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In the beginning, the name of a noble person indicated from what area he or she originated as it referred to the ancestral seat of the family. Back then, whenever a change of location or a change of ownership occurred, the individual's name changed accordingly. For example, the Count of Arnstein (Graf von Arnstein) became Count of Barby (Graf von Barby) when he took over Barby Castle. In German, the new acquisition was often added to the name using prepositions such as "zu" or "von" as in "von Stein" or "zum Altenstein". (The English equivalent is "of".) It was not until the early modern period, when the system of modern surnames developed, that "von" turned into a nobiliary particle that was independent of one's property (whereas "zu" remained connected to property).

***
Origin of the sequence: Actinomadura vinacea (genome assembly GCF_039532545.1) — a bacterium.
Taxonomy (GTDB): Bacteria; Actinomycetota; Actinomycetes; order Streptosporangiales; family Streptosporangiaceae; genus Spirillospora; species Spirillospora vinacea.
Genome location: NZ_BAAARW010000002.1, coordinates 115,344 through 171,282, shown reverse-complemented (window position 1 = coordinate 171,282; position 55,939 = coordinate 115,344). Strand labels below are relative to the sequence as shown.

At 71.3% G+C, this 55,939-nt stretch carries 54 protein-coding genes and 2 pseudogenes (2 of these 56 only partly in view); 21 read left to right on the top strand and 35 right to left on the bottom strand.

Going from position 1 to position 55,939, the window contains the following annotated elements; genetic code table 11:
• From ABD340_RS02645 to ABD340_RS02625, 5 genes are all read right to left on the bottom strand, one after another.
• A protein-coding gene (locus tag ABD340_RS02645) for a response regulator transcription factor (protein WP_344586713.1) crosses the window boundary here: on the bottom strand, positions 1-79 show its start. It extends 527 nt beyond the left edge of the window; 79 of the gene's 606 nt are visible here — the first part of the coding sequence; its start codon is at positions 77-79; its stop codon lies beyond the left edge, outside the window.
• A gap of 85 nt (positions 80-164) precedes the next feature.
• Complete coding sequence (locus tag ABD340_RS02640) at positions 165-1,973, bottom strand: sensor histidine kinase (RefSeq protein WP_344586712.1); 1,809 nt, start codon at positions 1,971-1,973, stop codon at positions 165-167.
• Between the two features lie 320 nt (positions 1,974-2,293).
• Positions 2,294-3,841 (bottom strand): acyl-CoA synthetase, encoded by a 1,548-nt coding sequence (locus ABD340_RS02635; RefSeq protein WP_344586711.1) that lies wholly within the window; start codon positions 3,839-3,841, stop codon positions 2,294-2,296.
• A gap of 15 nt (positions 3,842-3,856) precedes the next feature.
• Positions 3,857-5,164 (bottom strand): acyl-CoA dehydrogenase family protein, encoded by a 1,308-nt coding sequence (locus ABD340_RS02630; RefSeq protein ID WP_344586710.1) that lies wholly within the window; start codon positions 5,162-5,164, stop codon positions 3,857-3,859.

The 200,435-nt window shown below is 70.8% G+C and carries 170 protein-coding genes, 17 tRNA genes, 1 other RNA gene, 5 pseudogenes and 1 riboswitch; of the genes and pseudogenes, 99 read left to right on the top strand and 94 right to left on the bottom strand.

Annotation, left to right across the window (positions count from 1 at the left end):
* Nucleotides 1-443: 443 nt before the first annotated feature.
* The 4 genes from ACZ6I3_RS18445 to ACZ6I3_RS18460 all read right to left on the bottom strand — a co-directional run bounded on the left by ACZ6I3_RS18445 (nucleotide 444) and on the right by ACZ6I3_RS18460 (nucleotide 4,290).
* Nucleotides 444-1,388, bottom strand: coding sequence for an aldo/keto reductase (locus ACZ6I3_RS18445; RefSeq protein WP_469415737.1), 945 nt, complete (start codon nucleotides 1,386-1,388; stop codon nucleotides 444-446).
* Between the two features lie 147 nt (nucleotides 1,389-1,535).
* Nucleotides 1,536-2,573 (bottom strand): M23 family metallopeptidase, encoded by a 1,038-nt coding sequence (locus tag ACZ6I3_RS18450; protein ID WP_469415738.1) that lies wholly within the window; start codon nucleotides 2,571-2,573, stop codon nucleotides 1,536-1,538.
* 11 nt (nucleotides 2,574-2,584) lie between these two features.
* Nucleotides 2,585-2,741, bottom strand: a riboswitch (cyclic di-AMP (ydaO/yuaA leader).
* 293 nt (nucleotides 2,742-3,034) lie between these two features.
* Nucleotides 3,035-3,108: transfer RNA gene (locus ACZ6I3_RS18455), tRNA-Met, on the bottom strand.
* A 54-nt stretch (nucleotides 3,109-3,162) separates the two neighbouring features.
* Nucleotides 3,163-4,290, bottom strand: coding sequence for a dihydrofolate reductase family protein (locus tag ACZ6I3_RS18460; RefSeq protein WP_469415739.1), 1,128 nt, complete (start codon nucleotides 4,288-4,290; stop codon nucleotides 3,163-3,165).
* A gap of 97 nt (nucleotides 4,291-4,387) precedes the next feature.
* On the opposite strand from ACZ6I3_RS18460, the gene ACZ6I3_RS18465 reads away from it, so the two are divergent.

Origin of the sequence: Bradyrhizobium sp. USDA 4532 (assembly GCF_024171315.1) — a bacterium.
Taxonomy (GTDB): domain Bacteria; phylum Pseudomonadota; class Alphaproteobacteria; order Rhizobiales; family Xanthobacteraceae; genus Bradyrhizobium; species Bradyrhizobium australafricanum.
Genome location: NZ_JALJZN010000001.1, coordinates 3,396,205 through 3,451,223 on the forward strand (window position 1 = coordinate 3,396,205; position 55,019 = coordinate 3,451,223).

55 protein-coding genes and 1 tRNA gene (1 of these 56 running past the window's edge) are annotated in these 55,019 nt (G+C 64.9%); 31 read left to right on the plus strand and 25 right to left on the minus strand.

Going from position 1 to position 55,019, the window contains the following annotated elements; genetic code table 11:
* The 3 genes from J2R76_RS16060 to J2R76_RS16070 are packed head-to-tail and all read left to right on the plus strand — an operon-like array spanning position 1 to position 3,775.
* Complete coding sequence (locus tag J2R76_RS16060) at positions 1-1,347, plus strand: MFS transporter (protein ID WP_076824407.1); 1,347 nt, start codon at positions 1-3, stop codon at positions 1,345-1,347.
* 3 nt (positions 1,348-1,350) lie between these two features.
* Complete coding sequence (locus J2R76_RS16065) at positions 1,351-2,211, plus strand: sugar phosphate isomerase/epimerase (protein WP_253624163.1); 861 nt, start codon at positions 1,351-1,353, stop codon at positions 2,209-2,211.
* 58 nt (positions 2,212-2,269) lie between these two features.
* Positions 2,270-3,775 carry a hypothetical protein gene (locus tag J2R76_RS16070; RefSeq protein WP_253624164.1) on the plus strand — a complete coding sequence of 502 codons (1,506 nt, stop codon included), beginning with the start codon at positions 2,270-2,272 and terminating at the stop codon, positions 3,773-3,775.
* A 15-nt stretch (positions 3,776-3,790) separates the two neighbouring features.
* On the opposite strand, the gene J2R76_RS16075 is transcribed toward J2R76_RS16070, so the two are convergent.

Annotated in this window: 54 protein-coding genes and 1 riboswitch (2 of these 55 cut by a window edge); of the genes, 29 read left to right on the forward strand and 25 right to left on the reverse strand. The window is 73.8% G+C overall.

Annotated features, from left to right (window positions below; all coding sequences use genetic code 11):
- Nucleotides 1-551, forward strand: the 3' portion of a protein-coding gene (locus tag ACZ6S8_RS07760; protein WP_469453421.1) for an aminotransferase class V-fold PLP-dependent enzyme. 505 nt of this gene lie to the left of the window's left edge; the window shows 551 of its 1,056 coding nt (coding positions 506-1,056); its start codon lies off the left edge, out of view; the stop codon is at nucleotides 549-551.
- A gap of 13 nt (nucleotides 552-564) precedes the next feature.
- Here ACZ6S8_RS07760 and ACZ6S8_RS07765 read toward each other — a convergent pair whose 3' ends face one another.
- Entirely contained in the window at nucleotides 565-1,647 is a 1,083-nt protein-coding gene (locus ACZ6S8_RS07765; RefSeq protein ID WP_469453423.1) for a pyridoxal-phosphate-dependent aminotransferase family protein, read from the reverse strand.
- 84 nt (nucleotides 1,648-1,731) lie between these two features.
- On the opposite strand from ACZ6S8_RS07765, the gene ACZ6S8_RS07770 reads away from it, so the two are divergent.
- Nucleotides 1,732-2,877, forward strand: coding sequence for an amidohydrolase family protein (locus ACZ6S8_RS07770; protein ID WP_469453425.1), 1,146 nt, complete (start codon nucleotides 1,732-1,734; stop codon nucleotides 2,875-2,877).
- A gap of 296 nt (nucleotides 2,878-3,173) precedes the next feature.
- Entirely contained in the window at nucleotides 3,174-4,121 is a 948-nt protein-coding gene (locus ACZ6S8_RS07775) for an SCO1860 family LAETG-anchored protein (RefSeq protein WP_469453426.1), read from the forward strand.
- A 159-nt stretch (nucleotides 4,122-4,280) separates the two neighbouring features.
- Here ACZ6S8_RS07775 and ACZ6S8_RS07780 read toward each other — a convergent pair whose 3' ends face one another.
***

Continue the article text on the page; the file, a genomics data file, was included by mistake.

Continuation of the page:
Some noble families, on the other hand, have quite usual surnames (Fuchs, Frübös, Gross, Gans, Pflugk, Stein, Schwarz), clan names (Beissel, Knuth, Schilling, Landschad) or designations for offices at court (Marshall, Schenk, Seneschal, Droste). To these words, the nobiliary particles "von" and "zu" were added (e.g., Gans zu Putlitz, Marschall von Bieberstein, Schenck zu Schweinsberg, Schenk von Stauffenberg, Droste zu Hülshoff). In some countries including Germany, names of people without noble heritage were sometimes turned into noble names if the individual had accomplished a great achievement (e.g., von Goethe, von Schiller). Other countries like Austria usually used the name of a (pseudo-)place for the nobility title (e.g., Fischer von Erlach).